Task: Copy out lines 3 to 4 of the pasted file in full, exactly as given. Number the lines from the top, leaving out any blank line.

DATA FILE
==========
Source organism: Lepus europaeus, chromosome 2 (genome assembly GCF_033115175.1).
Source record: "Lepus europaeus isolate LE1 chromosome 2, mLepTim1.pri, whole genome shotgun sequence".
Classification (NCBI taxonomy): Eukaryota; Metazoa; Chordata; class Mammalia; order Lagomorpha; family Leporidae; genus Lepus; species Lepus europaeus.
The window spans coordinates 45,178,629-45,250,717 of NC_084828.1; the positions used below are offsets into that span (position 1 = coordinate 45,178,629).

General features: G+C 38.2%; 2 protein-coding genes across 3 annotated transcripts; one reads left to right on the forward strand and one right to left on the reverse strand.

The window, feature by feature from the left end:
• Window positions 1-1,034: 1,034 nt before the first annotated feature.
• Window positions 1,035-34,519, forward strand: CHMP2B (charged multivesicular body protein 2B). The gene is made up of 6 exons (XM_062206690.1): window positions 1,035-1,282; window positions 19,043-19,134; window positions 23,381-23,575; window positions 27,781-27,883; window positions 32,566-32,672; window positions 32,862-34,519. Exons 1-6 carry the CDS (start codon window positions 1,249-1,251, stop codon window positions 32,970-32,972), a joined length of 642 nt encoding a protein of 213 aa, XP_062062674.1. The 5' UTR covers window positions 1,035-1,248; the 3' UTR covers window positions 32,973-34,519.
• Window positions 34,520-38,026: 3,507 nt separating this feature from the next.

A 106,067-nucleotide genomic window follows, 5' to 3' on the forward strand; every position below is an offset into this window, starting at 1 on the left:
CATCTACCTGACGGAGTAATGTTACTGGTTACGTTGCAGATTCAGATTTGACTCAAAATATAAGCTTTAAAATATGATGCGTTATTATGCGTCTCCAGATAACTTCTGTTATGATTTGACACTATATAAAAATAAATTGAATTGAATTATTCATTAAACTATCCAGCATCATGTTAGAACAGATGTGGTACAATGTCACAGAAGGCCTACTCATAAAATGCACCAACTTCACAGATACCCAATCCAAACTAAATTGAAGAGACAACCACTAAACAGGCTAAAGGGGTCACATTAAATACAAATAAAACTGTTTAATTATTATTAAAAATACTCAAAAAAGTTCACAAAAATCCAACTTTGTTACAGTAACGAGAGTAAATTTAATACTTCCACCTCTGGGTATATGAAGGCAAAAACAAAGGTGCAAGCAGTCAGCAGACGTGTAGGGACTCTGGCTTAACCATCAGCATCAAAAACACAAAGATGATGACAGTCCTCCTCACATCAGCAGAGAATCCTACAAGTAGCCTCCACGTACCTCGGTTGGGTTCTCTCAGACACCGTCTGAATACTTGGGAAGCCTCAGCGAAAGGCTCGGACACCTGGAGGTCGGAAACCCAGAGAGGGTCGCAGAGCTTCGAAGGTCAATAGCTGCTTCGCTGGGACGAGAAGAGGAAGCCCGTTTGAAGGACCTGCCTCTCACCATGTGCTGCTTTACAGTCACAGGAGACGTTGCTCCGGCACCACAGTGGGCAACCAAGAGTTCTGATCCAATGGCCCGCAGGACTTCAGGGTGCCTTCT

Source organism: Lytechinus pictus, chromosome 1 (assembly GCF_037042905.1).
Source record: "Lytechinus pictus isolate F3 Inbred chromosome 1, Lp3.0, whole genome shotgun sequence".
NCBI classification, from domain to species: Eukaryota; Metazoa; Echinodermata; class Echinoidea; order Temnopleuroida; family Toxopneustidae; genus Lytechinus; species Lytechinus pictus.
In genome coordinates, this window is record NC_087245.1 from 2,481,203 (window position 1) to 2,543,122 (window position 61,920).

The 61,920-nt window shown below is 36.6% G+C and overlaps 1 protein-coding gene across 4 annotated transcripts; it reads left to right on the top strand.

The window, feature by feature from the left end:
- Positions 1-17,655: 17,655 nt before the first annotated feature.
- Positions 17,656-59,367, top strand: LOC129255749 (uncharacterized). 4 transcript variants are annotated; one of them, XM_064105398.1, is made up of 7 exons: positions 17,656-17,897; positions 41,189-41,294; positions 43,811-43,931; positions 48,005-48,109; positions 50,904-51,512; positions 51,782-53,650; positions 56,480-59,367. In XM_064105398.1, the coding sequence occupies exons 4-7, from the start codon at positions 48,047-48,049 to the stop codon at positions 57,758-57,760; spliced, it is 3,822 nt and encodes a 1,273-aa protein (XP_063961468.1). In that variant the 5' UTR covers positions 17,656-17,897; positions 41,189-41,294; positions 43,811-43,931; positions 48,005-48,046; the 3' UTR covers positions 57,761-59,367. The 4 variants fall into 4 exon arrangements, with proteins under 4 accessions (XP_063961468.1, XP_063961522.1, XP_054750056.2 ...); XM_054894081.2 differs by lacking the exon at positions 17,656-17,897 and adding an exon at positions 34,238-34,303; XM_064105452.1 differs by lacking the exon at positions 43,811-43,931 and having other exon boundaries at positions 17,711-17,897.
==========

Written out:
Classification (NCBI taxonomy): Eukaryota; Metazoa; Chordata; class Mammalia; order Lagomorpha; family Leporidae; genus Lepus; species Lepus europaeus.
The window spans coordinates 45,178,629-45,250,717 of NC_084828.1; the positions used below are offsets into that span (position 1 = coordinate 45,178,629).